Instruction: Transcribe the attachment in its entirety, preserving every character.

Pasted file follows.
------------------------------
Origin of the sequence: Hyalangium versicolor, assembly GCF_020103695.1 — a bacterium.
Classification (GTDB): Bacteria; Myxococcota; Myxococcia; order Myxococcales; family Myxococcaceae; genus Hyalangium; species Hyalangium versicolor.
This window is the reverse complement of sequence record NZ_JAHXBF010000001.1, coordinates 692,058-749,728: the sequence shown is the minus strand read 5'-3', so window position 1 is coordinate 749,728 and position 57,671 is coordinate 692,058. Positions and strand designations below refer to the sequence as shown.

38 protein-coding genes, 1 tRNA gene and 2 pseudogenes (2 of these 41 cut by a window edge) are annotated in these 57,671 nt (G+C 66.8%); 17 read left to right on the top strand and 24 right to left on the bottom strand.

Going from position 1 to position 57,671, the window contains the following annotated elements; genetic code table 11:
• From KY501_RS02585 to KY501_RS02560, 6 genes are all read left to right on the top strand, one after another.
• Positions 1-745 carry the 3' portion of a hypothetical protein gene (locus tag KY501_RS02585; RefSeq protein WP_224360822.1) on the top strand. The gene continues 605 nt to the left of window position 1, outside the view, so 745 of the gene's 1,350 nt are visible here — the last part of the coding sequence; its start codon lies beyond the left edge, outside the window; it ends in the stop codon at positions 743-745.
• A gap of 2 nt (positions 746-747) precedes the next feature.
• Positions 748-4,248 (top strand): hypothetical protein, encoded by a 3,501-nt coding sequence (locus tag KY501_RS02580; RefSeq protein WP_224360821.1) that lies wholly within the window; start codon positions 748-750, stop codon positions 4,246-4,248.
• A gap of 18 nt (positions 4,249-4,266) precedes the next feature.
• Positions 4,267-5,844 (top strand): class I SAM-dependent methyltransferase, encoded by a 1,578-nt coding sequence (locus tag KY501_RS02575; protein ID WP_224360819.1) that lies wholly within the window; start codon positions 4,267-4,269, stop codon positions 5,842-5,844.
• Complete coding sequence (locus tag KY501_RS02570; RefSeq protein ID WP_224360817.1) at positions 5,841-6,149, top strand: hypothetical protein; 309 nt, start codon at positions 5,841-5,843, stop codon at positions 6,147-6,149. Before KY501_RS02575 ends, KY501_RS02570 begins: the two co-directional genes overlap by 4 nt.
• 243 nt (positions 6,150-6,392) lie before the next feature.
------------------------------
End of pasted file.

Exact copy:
Origin of the sequence: Hyalangium versicolor, assembly GCF_020103695.1 — a bacterium.
Classification (GTDB): Bacteria; Myxococcota; Myxococcia; order Myxococcales; family Myxococcaceae; genus Hyalangium; species Hyalangium versicolor.
This window is the reverse complement of sequence record NZ_JAHXBF010000001.1, coordinates 692,058-749,728: the sequence shown is the minus strand read 5'-3', so window position 1 is coordinate 749,728 and position 57,671 is coordinate 692,058. Positions and strand designations below refer to the sequence as shown.

38 protein-coding genes, 1 tRNA gene and 2 pseudogenes (2 of these 41 cut by a window edge) are annotated in these 57,671 nt (G+C 66.8%); 17 read left to right on the top strand and 24 right to left on the bottom strand.

Going from position 1 to position 57,671, the window contains the following annotated elements; genetic code table 11:
• From KY501_RS02585 to KY501_RS02560, 6 genes are all read left to right on the top strand, one after another.
• Positions 1-745 carry the 3' portion of a hypothetical protein gene (locus tag KY501_RS02585; RefSeq protein WP_224360822.1) on the top strand. The gene continues 605 nt to the left of window position 1, outside the view, so 745 of the gene's 1,350 nt are visible here — the last part of the coding sequence; its start codon lies beyond the left edge, outside the window; it ends in the stop codon at positions 743-745.
• A gap of 2 nt (positions 746-747) precedes the next feature.
• Positions 748-4,248 (top strand): hypothetical protein, encoded by a 3,501-nt coding sequence (locus tag KY501_RS02580; RefSeq protein WP_224360821.1) that lies wholly within the window; start codon positions 748-750, stop codon positions 4,246-4,248.
• A gap of 18 nt (positions 4,249-4,266) precedes the next feature.
• Positions 4,267-5,844 (top strand): class I SAM-dependent methyltransferase, encoded by a 1,578-nt coding sequence (locus tag KY501_RS02575; protein ID WP_224360819.1) that lies wholly within the window; start codon positions 4,267-4,269, stop codon positions 5,842-5,844.
• Complete coding sequence (locus tag KY501_RS02570; RefSeq protein ID WP_224360817.1) at positions 5,841-6,149, top strand: hypothetical protein; 309 nt, start codon at positions 5,841-5,843, stop codon at positions 6,147-6,149. Before KY501_RS02575 ends, KY501_RS02570 begins: the two co-directional genes overlap by 4 nt.
• 243 nt (positions 6,150-6,392) lie before the next feature.